“Why Your CDP is a Failure” offers an even more provocative headline. But hopes for juicy disaster tales are quickly dashed: author Alan J. Porter of Simple [A] only means that CDPs “fail” because customer data should be shared by all departments. Again, no CDP vendor, buyer, or analyst would ever argue otherwise. There’s no technical reason a CDP can’t be used outside of marketing and some CDP vendors explicitly position their product as an enterprise system. The reason that CDPs are not used outside of marketing is that companies fail to fund enterprise-wide customer databases, not that CDPs can’t deliver such databases. Your CDP is a failure for this reason only if building such a database was its goal. That’s rarely the case.
“CDPs: Yet Another Acronym That Lets Marketers Down” starts with the airy assertion that “When you strip all the nonsensical nuances away from these companies — the CRMs, the TMSs [tag management systems], the DMPs, the CDPs — they’re all one simple thing at their cores: identity companies.” This will be news to people who use such systems every day to run call centers, manage sales forces, capture Web site, run advertising campaigns, and assemble detailed customer histories.
The article continues qirh assertions that “identity isn’t everything”, “brands don’t have a complete understanding of their customers”, and “behaviors without motivations teach us nothing.” Few would argue with the first two while the third is surely overstated. But the relevance of CDP to all three is questionable. It seems that author Andy Hunn’s main message is that marketers need the combination of anonymized third party data and survey panel results offered by his own company, Resonate. This may be, but Resonate clearly serves a different purpose from CDPs. So there’s little reason to measure one in terms of the other.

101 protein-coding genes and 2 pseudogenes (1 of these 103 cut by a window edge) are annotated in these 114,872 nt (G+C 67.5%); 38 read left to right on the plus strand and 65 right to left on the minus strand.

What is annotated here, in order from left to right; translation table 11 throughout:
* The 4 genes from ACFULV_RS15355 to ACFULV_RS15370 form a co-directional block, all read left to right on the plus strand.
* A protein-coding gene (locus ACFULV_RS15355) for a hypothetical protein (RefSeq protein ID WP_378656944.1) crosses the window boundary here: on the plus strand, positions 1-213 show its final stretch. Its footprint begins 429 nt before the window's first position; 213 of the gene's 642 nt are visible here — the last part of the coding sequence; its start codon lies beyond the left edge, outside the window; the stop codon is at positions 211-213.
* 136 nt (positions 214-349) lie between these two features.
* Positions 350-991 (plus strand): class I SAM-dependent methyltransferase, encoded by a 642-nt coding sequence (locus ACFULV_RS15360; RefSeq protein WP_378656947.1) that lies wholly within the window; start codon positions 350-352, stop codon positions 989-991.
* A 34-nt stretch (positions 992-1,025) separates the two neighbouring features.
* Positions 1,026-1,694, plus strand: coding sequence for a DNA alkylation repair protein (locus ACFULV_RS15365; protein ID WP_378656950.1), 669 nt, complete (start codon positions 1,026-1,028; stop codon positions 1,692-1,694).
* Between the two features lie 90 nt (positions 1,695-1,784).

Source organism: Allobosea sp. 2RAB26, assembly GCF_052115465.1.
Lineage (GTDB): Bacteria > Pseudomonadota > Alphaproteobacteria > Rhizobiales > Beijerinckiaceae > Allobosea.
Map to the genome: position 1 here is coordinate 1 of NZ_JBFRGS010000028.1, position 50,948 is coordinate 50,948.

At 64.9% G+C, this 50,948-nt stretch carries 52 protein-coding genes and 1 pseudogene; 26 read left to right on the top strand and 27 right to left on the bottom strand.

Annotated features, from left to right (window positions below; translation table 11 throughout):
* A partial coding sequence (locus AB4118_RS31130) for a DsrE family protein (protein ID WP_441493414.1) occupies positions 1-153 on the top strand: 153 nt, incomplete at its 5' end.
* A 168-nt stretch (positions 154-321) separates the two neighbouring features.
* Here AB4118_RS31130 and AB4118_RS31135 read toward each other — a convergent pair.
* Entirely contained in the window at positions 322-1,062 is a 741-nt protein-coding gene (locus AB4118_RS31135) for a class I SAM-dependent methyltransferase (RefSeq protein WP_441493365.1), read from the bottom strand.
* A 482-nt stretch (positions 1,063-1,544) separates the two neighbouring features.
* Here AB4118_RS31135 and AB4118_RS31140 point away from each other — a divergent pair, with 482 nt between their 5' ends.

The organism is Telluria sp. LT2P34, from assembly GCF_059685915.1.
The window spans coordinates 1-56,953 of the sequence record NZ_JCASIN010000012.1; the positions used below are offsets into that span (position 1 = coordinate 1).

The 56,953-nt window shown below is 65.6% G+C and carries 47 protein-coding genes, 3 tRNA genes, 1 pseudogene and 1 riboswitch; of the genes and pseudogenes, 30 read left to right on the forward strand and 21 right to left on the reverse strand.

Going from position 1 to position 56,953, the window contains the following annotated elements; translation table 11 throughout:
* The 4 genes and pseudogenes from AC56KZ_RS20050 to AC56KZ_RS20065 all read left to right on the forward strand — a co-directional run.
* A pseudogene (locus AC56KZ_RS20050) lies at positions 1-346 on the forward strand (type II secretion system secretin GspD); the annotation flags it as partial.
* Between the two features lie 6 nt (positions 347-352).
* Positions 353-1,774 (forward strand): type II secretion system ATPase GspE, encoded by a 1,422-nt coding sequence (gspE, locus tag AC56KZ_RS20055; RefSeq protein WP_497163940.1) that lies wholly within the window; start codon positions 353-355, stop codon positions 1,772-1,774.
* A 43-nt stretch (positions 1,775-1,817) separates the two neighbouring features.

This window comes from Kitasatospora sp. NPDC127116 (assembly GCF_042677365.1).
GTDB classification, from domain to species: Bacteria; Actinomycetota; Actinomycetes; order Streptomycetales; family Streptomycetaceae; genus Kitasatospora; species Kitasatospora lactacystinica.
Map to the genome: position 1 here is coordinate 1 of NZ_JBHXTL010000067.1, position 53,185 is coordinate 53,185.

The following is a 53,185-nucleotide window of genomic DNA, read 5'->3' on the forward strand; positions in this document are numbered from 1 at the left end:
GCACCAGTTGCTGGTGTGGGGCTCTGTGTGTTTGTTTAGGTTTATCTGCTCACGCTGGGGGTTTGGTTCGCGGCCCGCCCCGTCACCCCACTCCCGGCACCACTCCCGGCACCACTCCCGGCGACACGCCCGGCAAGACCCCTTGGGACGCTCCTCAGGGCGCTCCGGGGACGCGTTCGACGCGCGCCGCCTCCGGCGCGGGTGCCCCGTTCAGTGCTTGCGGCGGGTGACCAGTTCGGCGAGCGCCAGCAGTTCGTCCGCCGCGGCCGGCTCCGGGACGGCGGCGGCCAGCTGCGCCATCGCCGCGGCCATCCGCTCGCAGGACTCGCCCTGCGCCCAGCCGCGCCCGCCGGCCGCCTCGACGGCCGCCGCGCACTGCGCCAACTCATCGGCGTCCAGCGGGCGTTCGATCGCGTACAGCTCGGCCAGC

Let me be clear: CDPs are not perfect. Like many new technologies, they are often expected to deliver more than is possible. We are surely entering the “disillusion” stage of the hype cycle when tales of failed implementations and studies showing mixed satisfaction levels are common (and prove nothing about the technology’s ultimate value). Critical articles can be helpful in clarifying what CDPs do and don’t offer. It’s easy to lose sight of those boundaries in the early stages of a product category, when the main task is building a clear picture of the problems it solves, not on establishing its limits.
This is why the most productive discussion around CDPs right now revolves around use cases. Marketers (and other departments) need concrete examples of how CDPs are being used. In particular, they need to be told what applications typically become possible when a CDP is added to a company’s marketing technology stack. These generally do one or more thing: combine data from multiple sources, share that data across channels, and rely on real-time access to the assembled data. It’s these applications that justify investment in a CDP.
Complaining that CDPs don’t do other things isn’t very helpful – especially if CDP vendors don’t claim they do. Nor is it a flaw in CDPs if other solutions can achieve the same thing. Buyers can and should consider all alternatives to solving a problem: sometimes the CDP will be best and sometimes it won’t. It takes a clear understanding of each possibility to make the right choice. Blanket claims about the value or failures of CDP may be inevitable but they don’t really advance that discussion.